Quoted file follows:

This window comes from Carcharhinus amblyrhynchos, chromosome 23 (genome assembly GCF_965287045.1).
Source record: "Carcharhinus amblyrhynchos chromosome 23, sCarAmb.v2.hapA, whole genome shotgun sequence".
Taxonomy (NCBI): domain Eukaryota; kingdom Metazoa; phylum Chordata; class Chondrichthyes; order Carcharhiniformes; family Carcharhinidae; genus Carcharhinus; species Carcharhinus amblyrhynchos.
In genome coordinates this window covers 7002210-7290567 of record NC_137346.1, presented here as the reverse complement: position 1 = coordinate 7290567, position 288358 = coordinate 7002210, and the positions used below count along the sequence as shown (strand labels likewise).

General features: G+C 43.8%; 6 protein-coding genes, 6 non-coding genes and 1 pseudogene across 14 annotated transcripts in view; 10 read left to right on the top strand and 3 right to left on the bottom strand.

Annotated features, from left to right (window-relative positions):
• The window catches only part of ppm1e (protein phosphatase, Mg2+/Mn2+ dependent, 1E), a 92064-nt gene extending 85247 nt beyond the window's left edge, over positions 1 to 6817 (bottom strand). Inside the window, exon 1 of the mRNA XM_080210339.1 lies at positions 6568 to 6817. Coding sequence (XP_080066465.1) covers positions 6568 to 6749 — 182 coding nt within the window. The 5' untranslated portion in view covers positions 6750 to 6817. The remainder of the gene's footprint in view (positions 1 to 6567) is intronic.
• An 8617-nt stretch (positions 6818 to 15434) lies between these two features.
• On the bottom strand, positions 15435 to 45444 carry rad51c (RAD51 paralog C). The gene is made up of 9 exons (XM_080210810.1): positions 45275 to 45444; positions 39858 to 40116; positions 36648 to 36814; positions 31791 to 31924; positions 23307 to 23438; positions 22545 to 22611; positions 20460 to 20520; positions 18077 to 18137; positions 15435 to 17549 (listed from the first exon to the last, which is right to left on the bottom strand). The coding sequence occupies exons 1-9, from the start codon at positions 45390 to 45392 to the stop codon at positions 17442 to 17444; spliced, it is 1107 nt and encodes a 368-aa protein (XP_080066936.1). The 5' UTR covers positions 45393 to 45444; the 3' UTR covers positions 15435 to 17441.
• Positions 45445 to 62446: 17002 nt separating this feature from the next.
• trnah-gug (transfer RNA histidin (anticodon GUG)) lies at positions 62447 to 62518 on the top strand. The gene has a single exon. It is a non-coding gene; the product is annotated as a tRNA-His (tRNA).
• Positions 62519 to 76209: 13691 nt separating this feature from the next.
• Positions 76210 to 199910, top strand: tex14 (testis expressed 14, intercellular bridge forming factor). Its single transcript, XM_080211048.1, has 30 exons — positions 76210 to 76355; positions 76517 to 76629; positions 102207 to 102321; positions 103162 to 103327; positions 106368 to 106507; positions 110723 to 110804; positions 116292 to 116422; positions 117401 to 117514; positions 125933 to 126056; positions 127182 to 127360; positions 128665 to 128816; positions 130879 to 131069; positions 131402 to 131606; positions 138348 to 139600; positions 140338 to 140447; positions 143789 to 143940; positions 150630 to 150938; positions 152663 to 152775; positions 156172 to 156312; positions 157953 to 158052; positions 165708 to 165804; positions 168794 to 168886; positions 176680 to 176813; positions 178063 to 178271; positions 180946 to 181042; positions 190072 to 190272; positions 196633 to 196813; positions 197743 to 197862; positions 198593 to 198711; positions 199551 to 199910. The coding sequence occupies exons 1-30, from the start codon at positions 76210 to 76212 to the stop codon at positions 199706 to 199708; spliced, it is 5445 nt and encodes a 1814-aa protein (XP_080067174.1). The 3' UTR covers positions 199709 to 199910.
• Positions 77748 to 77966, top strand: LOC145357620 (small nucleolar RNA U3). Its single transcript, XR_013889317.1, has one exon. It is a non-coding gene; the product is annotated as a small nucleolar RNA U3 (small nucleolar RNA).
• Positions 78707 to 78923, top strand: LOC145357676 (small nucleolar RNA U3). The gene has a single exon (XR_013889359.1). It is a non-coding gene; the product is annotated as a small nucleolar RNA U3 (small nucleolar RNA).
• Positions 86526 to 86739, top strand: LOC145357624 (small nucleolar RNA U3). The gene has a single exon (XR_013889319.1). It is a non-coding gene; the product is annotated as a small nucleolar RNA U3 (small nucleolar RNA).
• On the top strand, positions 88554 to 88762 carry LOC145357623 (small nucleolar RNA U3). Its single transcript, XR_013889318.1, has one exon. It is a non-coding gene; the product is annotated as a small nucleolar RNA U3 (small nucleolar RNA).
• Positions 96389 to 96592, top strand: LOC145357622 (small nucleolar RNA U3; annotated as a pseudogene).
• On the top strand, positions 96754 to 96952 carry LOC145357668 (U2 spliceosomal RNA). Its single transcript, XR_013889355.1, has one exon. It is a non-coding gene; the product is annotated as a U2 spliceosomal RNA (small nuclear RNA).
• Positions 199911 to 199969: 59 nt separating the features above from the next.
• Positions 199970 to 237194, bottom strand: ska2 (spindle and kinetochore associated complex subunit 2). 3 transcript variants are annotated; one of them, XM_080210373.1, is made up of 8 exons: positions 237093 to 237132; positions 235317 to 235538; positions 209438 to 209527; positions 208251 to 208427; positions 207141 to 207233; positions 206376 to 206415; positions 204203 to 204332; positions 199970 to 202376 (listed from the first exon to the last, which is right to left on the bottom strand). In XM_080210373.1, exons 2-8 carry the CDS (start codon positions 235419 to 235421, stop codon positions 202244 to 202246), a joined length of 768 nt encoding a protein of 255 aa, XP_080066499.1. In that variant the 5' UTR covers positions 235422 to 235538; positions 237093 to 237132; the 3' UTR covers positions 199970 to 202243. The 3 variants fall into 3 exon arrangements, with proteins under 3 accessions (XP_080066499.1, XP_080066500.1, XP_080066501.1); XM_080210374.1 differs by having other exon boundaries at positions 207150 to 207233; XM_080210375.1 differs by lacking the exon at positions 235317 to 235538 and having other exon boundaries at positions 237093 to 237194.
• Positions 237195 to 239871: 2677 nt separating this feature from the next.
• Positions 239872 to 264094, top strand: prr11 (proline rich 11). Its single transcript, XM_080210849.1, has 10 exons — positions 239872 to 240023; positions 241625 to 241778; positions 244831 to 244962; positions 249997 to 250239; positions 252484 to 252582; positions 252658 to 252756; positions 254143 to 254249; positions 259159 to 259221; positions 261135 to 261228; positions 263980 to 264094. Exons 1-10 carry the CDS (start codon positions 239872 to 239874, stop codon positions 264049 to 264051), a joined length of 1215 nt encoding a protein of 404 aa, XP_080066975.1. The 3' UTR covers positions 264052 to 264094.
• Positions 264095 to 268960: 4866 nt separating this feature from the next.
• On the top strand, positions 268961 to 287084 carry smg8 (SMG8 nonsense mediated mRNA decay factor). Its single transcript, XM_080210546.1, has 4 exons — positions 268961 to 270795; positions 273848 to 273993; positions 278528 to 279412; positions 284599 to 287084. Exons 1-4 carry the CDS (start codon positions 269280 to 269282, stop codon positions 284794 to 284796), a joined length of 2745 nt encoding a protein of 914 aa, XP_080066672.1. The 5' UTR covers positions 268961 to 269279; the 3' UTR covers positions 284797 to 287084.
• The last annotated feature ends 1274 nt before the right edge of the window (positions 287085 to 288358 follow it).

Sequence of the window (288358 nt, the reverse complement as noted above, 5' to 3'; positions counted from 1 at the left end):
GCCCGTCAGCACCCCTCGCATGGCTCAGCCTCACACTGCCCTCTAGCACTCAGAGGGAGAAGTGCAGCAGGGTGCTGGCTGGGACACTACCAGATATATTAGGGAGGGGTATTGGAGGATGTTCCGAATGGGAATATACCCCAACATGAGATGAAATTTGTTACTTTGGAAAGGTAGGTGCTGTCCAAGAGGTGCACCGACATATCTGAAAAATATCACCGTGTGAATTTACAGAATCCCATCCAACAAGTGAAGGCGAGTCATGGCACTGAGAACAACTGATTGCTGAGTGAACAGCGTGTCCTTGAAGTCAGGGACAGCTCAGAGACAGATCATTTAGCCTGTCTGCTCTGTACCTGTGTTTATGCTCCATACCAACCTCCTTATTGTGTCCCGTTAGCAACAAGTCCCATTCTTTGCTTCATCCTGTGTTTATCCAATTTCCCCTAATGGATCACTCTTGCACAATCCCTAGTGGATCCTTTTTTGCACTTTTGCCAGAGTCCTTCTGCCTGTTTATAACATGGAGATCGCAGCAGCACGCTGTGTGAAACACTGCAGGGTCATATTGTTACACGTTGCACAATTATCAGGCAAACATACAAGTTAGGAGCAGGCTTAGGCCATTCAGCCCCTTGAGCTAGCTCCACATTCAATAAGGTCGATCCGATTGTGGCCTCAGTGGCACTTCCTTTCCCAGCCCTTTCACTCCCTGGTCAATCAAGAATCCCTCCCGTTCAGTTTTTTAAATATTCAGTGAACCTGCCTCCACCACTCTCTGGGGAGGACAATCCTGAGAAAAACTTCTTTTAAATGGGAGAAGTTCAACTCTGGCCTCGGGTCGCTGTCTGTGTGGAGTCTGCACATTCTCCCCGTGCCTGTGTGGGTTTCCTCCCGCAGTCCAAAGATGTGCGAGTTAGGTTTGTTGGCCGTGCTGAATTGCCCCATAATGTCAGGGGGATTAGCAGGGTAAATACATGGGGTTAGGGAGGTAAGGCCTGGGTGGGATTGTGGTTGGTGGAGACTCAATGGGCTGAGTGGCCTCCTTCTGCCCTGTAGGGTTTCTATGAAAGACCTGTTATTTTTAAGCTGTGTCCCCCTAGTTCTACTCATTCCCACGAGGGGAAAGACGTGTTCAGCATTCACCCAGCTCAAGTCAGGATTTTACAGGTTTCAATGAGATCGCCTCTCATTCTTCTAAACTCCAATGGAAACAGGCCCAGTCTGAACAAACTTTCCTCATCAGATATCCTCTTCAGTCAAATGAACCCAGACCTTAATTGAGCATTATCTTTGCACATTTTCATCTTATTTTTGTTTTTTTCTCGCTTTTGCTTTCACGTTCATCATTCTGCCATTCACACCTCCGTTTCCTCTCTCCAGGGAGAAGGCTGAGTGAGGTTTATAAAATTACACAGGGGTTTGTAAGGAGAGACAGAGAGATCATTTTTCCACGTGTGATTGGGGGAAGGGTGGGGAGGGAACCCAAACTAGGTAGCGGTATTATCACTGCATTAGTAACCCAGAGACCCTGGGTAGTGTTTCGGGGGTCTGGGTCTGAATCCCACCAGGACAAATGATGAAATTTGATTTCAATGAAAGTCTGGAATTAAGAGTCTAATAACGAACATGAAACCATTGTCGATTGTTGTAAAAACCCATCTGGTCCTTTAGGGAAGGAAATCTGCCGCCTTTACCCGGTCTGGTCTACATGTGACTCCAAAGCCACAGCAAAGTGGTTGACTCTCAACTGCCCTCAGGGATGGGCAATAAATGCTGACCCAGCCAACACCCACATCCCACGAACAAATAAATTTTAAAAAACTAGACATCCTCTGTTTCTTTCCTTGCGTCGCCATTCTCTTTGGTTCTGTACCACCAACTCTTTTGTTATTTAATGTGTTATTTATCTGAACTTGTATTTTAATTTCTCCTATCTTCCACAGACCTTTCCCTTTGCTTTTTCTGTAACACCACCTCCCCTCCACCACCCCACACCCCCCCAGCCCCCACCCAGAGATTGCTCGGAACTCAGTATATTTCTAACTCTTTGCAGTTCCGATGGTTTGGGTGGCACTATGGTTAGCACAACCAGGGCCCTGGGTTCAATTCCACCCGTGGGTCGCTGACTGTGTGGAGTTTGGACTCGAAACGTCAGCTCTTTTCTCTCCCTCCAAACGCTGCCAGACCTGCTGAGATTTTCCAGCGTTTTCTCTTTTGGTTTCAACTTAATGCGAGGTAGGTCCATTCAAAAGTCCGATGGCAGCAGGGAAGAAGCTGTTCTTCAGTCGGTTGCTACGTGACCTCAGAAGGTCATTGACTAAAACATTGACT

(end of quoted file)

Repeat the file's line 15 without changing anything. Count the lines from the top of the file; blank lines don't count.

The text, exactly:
• Positions 78707 to 78923, top strand: LOC145357676 (small nucleolar RNA U3). The gene has a single exon (XR_013889359.1). It is a non-coding gene; the product is annotated as a small nucleolar RNA U3 (small nucleolar RNA).